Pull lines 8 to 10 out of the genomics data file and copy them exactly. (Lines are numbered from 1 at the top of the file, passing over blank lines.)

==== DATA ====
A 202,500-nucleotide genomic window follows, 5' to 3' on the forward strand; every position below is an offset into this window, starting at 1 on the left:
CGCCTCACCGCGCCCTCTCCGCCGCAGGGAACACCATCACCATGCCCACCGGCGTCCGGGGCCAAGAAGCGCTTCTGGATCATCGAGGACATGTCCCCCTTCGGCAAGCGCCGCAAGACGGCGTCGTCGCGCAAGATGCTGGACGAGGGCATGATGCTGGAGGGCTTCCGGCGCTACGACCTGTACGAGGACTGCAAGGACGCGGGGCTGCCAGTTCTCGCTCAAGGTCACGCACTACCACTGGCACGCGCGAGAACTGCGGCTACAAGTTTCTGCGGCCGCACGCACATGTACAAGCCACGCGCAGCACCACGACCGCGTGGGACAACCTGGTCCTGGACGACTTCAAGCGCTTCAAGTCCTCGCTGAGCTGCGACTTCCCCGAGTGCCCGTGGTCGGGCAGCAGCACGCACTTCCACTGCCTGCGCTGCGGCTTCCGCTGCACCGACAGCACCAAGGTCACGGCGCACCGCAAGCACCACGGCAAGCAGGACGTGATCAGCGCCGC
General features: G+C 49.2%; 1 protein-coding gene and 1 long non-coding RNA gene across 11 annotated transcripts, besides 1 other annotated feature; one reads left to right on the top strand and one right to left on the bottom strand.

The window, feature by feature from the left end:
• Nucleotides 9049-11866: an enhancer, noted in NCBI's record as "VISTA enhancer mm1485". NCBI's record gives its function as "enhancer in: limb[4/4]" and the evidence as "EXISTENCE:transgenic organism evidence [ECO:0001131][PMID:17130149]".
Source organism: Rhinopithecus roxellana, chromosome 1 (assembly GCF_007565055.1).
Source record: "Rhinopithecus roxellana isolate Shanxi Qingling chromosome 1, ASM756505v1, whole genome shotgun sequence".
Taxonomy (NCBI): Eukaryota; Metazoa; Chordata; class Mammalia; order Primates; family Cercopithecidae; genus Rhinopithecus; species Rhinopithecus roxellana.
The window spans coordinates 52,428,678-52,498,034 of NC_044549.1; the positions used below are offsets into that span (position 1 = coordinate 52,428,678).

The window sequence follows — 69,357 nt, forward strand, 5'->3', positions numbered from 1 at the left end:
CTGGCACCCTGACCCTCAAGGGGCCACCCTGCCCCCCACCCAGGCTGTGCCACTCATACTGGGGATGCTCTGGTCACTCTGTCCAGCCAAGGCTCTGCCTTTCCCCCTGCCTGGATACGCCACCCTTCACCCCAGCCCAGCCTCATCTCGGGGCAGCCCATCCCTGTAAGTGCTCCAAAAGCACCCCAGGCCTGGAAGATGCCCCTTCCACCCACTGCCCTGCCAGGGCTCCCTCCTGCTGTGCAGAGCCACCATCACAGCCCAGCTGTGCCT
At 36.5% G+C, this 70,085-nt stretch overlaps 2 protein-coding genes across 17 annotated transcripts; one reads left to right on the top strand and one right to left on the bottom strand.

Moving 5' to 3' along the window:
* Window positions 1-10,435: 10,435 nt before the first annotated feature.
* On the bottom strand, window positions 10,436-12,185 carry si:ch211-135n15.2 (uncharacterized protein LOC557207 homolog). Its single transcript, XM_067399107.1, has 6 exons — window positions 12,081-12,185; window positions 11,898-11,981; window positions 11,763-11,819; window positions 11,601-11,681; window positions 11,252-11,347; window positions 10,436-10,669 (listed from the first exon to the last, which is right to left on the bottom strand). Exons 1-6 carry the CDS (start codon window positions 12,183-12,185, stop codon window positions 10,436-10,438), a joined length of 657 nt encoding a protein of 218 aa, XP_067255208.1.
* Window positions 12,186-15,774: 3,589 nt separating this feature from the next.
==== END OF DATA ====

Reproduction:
Taxonomy (NCBI): Eukaryota; Metazoa; Chordata; class Mammalia; order Primates; family Cercopithecidae; genus Rhinopithecus; species Rhinopithecus roxellana.
The window spans coordinates 52,428,678-52,498,034 of NC_044549.1; the positions used below are offsets into that span (position 1 = coordinate 52,428,678).

The window sequence follows — 69,357 nt, forward strand, 5'->3', positions numbered from 1 at the left end: